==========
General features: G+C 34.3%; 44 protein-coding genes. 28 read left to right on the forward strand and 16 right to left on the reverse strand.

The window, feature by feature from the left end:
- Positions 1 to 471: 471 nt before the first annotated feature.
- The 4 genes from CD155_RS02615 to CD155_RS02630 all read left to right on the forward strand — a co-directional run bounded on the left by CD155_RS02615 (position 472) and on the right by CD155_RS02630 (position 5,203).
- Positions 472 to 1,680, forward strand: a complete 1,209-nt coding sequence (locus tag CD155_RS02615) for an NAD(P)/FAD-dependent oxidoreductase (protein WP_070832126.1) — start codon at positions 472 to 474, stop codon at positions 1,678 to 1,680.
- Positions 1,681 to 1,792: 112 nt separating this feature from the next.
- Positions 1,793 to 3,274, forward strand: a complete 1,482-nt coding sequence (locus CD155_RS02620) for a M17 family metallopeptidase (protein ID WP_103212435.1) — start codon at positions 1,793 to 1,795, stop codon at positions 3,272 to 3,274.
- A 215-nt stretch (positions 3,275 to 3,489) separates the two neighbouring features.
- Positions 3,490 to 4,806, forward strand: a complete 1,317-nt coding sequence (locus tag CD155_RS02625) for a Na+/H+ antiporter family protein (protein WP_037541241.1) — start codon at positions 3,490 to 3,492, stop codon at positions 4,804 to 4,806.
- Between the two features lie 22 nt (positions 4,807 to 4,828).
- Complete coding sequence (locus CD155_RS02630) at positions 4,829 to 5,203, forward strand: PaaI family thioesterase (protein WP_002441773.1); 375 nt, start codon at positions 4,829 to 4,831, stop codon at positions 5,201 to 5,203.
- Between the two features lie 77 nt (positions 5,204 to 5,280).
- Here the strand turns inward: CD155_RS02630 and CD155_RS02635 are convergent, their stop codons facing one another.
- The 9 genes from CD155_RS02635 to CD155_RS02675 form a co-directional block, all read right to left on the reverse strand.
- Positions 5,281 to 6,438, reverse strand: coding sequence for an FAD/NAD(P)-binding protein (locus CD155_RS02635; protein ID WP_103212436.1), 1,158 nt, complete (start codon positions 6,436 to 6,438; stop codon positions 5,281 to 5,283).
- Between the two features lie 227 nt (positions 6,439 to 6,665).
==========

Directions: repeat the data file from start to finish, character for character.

General features: G+C 34.3%; 44 protein-coding genes. 28 read left to right on the forward strand and 16 right to left on the reverse strand.

The window, feature by feature from the left end:
- Positions 1 to 471: 471 nt before the first annotated feature.
- The 4 genes from CD155_RS02615 to CD155_RS02630 all read left to right on the forward strand — a co-directional run bounded on the left by CD155_RS02615 (position 472) and on the right by CD155_RS02630 (position 5,203).
- Positions 472 to 1,680, forward strand: a complete 1,209-nt coding sequence (locus tag CD155_RS02615) for an NAD(P)/FAD-dependent oxidoreductase (protein WP_070832126.1) — start codon at positions 472 to 474, stop codon at positions 1,678 to 1,680.
- Positions 1,681 to 1,792: 112 nt separating this feature from the next.
- Positions 1,793 to 3,274, forward strand: a complete 1,482-nt coding sequence (locus CD155_RS02620) for a M17 family metallopeptidase (protein ID WP_103212435.1) — start codon at positions 1,793 to 1,795, stop codon at positions 3,272 to 3,274.
- A 215-nt stretch (positions 3,275 to 3,489) separates the two neighbouring features.
- Positions 3,490 to 4,806, forward strand: a complete 1,317-nt coding sequence (locus tag CD155_RS02625) for a Na+/H+ antiporter family protein (protein WP_037541241.1) — start codon at positions 3,490 to 3,492, stop codon at positions 4,804 to 4,806.
- Between the two features lie 22 nt (positions 4,807 to 4,828).
- Complete coding sequence (locus CD155_RS02630) at positions 4,829 to 5,203, forward strand: PaaI family thioesterase (protein WP_002441773.1); 375 nt, start codon at positions 4,829 to 4,831, stop codon at positions 5,201 to 5,203.
- Between the two features lie 77 nt (positions 5,204 to 5,280).
- Here the strand turns inward: CD155_RS02630 and CD155_RS02635 are convergent, their stop codons facing one another.
- The 9 genes from CD155_RS02635 to CD155_RS02675 form a co-directional block, all read right to left on the reverse strand.
- Positions 5,281 to 6,438, reverse strand: coding sequence for an FAD/NAD(P)-binding protein (locus CD155_RS02635; protein ID WP_103212436.1), 1,158 nt, complete (start codon positions 6,436 to 6,438; stop codon positions 5,281 to 5,283).
- Between the two features lie 227 nt (positions 6,439 to 6,665).